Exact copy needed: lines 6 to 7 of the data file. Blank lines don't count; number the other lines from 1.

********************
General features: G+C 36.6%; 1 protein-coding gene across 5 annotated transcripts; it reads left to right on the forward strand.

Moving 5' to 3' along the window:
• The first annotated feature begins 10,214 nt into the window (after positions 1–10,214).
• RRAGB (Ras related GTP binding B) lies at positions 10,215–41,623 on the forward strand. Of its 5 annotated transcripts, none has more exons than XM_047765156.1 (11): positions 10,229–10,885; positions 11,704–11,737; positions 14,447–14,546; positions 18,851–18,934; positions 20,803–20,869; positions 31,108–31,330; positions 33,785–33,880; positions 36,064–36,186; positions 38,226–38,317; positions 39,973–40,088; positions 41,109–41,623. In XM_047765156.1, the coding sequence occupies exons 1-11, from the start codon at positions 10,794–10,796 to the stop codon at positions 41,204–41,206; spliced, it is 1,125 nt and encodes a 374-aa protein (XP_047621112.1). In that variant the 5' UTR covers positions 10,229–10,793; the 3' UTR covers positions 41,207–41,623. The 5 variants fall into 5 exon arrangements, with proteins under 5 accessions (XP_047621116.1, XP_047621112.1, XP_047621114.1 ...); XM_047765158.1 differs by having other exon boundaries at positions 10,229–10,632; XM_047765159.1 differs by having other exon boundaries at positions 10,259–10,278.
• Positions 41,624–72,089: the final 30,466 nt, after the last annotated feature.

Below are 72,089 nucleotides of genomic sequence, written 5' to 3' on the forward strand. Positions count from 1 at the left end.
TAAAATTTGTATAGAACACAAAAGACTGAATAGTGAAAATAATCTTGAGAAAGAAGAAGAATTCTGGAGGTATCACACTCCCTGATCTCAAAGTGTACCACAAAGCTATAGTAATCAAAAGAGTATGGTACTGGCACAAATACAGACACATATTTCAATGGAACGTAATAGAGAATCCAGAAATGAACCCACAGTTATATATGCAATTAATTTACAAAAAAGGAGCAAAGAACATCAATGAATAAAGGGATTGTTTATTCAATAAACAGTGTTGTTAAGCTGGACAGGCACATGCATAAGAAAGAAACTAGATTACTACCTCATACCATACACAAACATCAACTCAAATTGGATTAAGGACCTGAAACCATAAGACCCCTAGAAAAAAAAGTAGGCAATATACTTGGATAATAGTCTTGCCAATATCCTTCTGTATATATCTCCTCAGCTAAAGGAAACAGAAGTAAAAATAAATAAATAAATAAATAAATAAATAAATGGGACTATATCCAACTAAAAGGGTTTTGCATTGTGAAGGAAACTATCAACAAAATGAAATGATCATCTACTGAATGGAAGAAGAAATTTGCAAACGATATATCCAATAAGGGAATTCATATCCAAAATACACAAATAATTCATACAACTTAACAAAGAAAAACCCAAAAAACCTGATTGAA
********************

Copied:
Below are 72,089 nucleotides of genomic sequence, written 5' to 3' on the forward strand. Positions count from 1 at the left end.
TAAAATTTGTATAGAACACAAAAGACTGAATAGTGAAAATAATCTTGAGAAAGAAGAAGAATTCTGGAGGTATCACACTCCCTGATCTCAAAGTGTACCACAAAGCTATAGTAATCAAAAGAGTATGGTACTGGCACAAATACAGACACATATTTCAATGGAACGTAATAGAGAATCCAGAAATGAACCCACAGTTATATATGCAATTAATTTACAAAAAAGGAGCAAAGAACATCAATGAATAAAGGGATTGTTTATTCAATAAACAGTGTTGTTAAGCTGGACAGGCACATGCATAAGAAAGAAACTAGATTACTACCTCATACCATACACAAACATCAACTCAAATTGGATTAAGGACCTGAAACCATAAGACCCCTAGAAAAAAAAGTAGGCAATATACTTGGATAATAGTCTTGCCAATATCCTTCTGTATATATCTCCTCAGCTAAAGGAAACAGAAGTAAAAATAAATAAATAAATAAATAAATAAATAAATGGGACTATATCCAACTAAAAGGGTTTTGCATTGTGAAGGAAACTATCAACAAAATGAAATGATCATCTACTGAATGGAAGAAGAAATTTGCAAACGATATATCCAATAAGGGAATTCATATCCAAAATACACAAATAATTCATACAACTTAACAAAGAAAAACCCAAAAAACCTGATTGAA